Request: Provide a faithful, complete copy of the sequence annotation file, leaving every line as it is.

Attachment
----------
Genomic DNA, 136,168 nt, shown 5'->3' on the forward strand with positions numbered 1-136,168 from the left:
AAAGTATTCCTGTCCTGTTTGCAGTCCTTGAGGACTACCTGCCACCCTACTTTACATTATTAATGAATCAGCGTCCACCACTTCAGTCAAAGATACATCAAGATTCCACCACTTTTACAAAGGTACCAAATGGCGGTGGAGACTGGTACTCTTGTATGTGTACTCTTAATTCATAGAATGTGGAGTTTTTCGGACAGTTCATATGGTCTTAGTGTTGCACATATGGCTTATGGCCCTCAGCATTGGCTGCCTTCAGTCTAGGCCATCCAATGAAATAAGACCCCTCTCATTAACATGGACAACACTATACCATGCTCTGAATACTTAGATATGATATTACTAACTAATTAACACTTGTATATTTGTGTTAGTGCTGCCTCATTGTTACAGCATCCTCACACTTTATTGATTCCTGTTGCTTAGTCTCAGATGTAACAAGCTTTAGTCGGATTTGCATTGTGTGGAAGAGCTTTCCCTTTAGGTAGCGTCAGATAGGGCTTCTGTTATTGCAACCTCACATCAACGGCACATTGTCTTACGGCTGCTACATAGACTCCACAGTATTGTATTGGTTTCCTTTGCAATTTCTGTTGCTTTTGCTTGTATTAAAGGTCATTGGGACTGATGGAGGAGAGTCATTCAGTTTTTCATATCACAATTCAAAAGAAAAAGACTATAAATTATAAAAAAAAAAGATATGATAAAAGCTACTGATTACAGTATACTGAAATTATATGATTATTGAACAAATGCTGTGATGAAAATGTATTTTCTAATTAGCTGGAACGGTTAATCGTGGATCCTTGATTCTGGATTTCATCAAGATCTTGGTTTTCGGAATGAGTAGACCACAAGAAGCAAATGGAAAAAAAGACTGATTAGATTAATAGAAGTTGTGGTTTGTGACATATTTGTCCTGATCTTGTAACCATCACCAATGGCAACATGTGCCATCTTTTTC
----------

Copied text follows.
Genomic DNA, 136,168 nt, shown 5'->3' on the forward strand with positions numbered 1-136,168 from the left:
AAAGTATTCCTGTCCTGTTTGCAGTCCTTGAGGACTACCTGCCACCCTACTTTACATTATTAATGAATCAGCGTCCACCACTTCAGTCAAAGATACATCAAGATTCCACCACTTTTACAAAGGTACCAAATGGCGGTGGAGACTGGTACTCTTGTATGTGTACTCTTAATTCATAGAATGTGGAGTTTTTCGGACAGTTCATATGGTCTTAGTGTTGCACATATGGCTTATGGCCCTCAGCATTGGCTGCCTTCAGTCTAGGCCATCCAATGAAATAAGACCCCTCTCATTAACATGGACAACACTATACCATGCTCTGAATACTTAGATATGATATTACTAACTAATTAACACTTGTATATTTGTGTTAGTGCTGCCTCATTGTTACAGCATCCTCACACTTTATTGATTCCTGTTGCTTAGTCTCAGATGTAACAAGCTTTAGTCGGATTTGCATTGTGTGGAAGAGCTTTCCCTTTAGGTAGCGTCAGATAGGGCTTCTGTTATTGCAACCTCACATCAACGGCACATTGTCTTACGGCTGCTACATAGACTCCACAGTATTGTATTGGTTTCCTTTGCAATTTCTGTTGCTTTTGCTTGTATTAAAGGTCATTGGGACTGATGGAGGAGAGTCATTCAGTTTTTCATATCACAATTCAAAAGAAAAAGACTATAAATTATAAAAAAAAAAGATATGATAAAAGCTACTGATTACAGTATACTGAAATTATATGATTATTGAACAAATGCTGTGATGAAAATGTATTTTCTAATTAGCTGGAACGGTTAATCGTGGATCCTTGATTCTGGATTTCATCAAGATCTTGGTTTTCGGAATGAGTAGACCACAAGAAGCAAATGGAAAAAAAGACTGATTAGATTAATAGAAGTTGTGGTTTGTGACATATTTGTCCTGATCTTGTAACCATCACCAATGGCAACATGTGCCATCTTTTTC